bookscover2cover – Death Is For Amateurs

 
Another story of mine has been posted at bookscover2cover; called Death Is For Amateurs, it can be read by clicking on the link. This story was written simply for the fun of adopting the tone of hard-boiled detective fiction for a while.

And, to finish, here’s Little Junior Parker –

 

Needles and Tears

 

needles and tears

the only bright sparks of life

below rotting skylines

 

crime trampled so thin

it learns to grin like an x-ray

 

he rents a stool

where the cheap signals are loud

waiting hunched, bewildered

 

nothing is so tactful

as a stalker’s tactful hate

 

on stage she shows

a blonde aura of solemn marble,

a glazed closeness

 

lonely masks are hung up

she whispers to non-entities

 

their blood squirms –

her heart has small hands, clutching

silent assassins

 

he sees bloody particles

of the moon and howling beds

 

fuelled full of goodbyes,

all love tastes of questions –

he sees no remedy

 

he stands with the scattered rhythms

of a dying man’s heels

 

lurching from the bar

he greets the carcass of the night

under creeping stars

 

shadows excuse excuses

where night’s coiled to a cold trap

 

collar turned up,

her breath makes cryptic ghosts

as winter kissed her mouth

 

she whistles, unsuspecting

though stray dogs hear his fists clench

 

in puddles and piss

in sour struggles, they meet –

like the last dregs of sex

 

passers-by pass them by

in the trivial night

 

then look askance

where roses of powder-burns

draw circusing flies

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This poem was written for Carpe Diem Ghost Writer #36, Haiku Noir, in which Jen of Blog It Or Lose It asked us to write a “haiku noir”, inspired by Raymond Chandler. This is another great prompt hosted by Chèvrefeuille at Carpe Diem Haiku Kai and all of the poems in the link-up can be read here. Although I wrote this as a direct response to the prompt I haven’t added it to the link-up since, having got carried away, I realise I went in a slightly different direction to “haiku that explores the darker parts of nature – nature at the dirty edges of humanity.” Ah well, you gotta go where the inspiration takes you, right 🙂

Death Is For Amateurs

Nicotine’s tarry welcome slipped down my throat and made the world a better place.  Briefly.  I needed it.  I breathed fast and tried to calm my nerves.  This case spiralled out of control so long ago that I forgot what having control even looked like.  I only knew that dead bodies had started stacking up all around me, uncomfortably close.  I never was a people person.  I always needed my own space.  And this was doubly true when all the people crowding round me were violently dead.

“Death is for amateurs,” I muttered between deep, hurried drags on the smooth Virginia tobacco.  Then I got back to ransacking the place, as quietly as I could.

I fumbled through the dark with just a feeble torch to guide me, its light shaking.  There was still that trembling in my hands and my breathing still came in quick, shallow gasps.  But breaking and entering always did disagree with me.  All the sneaking around got tired real quick.  It was too apologetic for my taste.  I preferred a more direct confrontation, given the choice, even if it had got me a few more dents in the back of my head than I’d have liked over the years.  That big stubborn ol’ head of mine could take its share of abuse and still pick itself up to lean on the nearest bar before closing time, nine times out of ten.  But, like I say, this case had changed the rules some – bullet-ridden bodies were a different proposition to dent-ridden heads.  So, some sneaking was in order.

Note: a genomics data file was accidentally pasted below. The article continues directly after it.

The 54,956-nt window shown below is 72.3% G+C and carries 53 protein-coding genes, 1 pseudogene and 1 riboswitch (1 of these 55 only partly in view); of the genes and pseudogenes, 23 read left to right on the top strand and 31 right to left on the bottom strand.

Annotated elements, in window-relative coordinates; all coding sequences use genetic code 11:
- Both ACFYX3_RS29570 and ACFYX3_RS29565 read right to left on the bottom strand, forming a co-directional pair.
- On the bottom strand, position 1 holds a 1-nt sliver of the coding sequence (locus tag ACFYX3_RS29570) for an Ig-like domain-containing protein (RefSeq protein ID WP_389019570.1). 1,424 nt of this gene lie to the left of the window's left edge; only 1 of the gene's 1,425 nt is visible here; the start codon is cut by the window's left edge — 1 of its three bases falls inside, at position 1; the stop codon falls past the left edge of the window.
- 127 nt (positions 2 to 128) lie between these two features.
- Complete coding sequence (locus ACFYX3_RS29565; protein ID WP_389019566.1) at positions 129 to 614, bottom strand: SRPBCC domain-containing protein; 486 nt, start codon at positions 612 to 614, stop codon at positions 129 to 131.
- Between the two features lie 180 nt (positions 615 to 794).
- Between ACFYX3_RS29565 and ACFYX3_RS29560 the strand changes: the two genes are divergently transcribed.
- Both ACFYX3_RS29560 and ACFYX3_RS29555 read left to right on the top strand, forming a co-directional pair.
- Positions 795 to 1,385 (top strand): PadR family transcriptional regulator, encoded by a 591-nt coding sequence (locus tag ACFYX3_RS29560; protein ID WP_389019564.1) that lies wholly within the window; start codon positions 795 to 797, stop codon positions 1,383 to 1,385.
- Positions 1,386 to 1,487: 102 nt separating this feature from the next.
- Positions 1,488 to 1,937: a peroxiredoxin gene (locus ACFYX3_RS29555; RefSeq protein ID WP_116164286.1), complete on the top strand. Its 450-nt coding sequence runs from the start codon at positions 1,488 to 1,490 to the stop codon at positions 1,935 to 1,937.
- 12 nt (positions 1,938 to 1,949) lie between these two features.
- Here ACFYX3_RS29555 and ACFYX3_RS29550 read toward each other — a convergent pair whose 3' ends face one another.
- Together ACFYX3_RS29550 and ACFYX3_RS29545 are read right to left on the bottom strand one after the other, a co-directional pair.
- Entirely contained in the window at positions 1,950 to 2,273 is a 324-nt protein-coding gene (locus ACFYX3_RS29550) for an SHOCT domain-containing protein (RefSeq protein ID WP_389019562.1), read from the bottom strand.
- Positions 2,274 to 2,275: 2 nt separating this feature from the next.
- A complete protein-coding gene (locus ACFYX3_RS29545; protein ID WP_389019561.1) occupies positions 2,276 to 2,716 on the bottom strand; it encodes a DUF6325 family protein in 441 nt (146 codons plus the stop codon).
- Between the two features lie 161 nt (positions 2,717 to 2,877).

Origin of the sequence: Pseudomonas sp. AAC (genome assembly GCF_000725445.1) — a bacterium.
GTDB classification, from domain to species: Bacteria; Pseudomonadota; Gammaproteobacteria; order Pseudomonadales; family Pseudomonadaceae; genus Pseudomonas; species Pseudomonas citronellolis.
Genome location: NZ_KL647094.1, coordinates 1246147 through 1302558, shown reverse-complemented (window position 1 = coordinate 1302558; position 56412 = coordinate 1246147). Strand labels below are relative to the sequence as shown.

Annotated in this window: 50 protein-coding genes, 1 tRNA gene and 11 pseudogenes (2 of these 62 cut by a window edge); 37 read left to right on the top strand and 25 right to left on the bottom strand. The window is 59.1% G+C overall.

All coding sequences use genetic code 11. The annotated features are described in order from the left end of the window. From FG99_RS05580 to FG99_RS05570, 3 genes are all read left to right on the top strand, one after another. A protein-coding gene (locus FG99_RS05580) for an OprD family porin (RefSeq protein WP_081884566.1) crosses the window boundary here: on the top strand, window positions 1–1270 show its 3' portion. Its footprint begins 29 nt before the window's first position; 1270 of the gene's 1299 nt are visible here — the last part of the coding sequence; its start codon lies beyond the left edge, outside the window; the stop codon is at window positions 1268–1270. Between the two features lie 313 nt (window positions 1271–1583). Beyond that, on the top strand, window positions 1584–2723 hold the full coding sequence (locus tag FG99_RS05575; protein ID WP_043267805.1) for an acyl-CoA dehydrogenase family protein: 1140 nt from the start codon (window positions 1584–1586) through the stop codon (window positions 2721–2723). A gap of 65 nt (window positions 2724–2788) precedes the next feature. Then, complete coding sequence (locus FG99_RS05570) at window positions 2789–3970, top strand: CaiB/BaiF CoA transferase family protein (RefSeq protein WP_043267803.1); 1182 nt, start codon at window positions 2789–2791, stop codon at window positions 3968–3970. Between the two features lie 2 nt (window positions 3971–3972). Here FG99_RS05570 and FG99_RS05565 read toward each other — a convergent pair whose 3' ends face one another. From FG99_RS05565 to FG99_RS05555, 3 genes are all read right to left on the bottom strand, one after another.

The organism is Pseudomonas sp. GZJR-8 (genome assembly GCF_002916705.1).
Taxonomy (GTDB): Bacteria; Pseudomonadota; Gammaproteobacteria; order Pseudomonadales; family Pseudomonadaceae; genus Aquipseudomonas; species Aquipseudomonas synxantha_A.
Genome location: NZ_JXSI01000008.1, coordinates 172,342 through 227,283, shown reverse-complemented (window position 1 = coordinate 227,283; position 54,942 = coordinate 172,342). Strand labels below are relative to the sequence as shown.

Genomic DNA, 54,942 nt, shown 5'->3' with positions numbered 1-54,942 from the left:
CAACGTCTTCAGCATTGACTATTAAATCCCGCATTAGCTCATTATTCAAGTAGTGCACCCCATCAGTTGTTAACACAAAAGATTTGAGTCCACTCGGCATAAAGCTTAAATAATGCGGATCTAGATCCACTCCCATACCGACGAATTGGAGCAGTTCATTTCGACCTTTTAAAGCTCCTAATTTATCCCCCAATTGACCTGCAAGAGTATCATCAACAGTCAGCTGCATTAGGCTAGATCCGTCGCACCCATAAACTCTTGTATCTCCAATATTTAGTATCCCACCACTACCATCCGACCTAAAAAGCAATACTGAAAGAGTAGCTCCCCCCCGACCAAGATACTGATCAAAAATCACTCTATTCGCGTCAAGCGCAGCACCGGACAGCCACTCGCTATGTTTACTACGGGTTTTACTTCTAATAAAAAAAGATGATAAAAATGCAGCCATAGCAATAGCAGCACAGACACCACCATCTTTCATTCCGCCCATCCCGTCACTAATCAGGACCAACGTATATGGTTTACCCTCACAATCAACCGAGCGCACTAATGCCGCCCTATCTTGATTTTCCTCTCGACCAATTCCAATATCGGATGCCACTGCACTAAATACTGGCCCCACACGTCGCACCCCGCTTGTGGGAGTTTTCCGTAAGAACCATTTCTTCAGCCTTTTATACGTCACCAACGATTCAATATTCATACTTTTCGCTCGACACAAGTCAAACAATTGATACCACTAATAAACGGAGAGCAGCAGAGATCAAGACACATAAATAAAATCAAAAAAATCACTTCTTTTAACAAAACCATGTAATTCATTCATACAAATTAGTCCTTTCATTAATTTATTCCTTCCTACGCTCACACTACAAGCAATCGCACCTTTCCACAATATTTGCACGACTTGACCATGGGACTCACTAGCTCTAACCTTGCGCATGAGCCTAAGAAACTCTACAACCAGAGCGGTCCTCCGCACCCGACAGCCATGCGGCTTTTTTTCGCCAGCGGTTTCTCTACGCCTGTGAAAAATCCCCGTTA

The doctor’s office was airless and clammy from being locked up so tight.  The bars across the windows and the bolts across the door made a little zoo for all his patient’s wild secrets – all the dirty secrets, all the dangerous secrets, and the secrets that had a bit of both.

A doctor like this one costs a fortune, not because of his skill with a scalpel or for the pretty bows he can tie in a bandage.  No, the real skill he learned at medical school was how to keep his educated mouth shut.  The right kind of people (or the wrong kind of people) paid a lot for that kind of bedside manner.

I felt my skin crawl.  Ah well.  Once I cracked this case I’d quit this racket for good, quicker than bribes lose themselves in a senator’s pocket.  Ah-huh the reward would be vast if I pulled it off – I’d buy an expensive big ol’ beach house and an expensive little blonde to go with it.  Well, a house like that needs the proper accessories, am I right?

In my line of work I knew a fresh start is the wisest investment you can make.  So, I prised open the filing cabinet I needed, held the torch steady, as I rummaged.  I didn’t get far.  There, in pride of place, I saw my own medical file staring back at me.  I didn’t know how they got hold of it, or why.  Maybe they thought they’d try blackmailing me with some seedy secrets of my own?  I only wish I had any secrets worth the trouble.

Out of curiosity, I flicked open the file and found myself scanning the page of the last medical exam I shivered my way through, barely a fortnight ago – “Emphysema,” it read; “advanced, inoperable.”  They didn’t need to blackmail me at all.  I was finished.

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This short story was written in response to the latest TipsyLit writing prompt: For this week’s prompt, your character must face a new beginning that is both the result of loss and new possibility.  Hmm it turns out that when I wrote the story I only half-remembered what the prompt had said.  Ah well, sod it.  All of the stories written for the prompt can be read by clicking on the image below.  

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